2. People are generally very nice when they see me coming. I hope to be more accommodating when I see someone in my current state.
  3. When not in use, lay crutches on the floor. Otherwise when leaned against the wall which I like to do, they tend to fall down by themselves – a lot!
  4. Dogs don’t like falling crutches or when you accidentally swope them when walking. Sheila, my dog, could probably write a book about this!
  5. Going out to eat is a whole new challenge! A restaurant is best because people bring food to you. Fast food – not so good. You can’t walk with crutches and carry a tray of food. And you can’t take your leftover drink with you either!  P.S. I miss the salad bar at Whole Foods 😦
  6. Walking around without crutches when it’s not time, is not a good idea! I was angry at my “handicap” so went to lunch with a friend the other day without them. I paid dearly the next day. Fortunately my physical therapist fixed me up!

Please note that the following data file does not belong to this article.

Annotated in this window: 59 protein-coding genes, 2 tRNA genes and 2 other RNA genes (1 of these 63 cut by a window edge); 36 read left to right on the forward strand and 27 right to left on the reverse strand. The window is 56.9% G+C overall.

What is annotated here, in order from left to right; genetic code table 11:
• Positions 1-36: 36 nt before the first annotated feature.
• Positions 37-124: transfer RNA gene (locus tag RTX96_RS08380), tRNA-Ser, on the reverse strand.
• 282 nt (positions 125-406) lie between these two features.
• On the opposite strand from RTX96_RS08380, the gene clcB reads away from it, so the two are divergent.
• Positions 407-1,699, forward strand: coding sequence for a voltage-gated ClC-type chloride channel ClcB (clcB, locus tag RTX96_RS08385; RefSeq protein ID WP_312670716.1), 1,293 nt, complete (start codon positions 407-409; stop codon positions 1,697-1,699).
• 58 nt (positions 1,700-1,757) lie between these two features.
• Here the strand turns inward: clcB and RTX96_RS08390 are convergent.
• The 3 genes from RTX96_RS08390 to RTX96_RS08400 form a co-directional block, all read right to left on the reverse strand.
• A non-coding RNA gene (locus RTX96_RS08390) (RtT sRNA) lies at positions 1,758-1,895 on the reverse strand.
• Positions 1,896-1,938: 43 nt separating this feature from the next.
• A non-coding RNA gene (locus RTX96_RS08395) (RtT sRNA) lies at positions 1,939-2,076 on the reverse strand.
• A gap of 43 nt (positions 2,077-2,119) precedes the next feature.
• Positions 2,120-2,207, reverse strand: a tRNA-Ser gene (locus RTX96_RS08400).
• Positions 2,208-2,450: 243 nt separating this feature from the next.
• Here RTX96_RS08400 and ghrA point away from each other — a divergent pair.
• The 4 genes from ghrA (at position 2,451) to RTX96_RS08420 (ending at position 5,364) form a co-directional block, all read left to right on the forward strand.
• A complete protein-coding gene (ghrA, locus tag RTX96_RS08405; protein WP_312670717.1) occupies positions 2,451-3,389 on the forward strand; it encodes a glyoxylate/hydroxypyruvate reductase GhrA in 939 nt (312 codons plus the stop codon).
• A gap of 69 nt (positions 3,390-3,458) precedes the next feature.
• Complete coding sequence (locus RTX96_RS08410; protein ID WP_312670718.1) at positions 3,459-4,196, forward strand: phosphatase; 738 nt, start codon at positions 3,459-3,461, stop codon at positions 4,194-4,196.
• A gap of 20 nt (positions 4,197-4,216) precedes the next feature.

7. Crutches are adjustable – mine at set at 5’9″ and I’m 5’7 3/4″. This adjustment makes them fit under my arms better. Play with them to make them work for you.
  8. They have devices called knee walkers which must be heaven if you know you’re going to be on crutches for a long time. But then it must be a pain if you go anywhere in a car.
  9. People don’t understand “toe touch” walking with crutches. Of course, I have gotten a little sloppy with my toe touch but hey! that’s what my doctor said I could do!
  10. Don’t break any leg bones or a hip so I don’t ever have to use “sticks” again! That’s my final lesson from my ordeal.

Friday is my last day on crutches!

Well, maybe I’ll use one for a bit until I’m walking without pain but that’s an improvement in my book!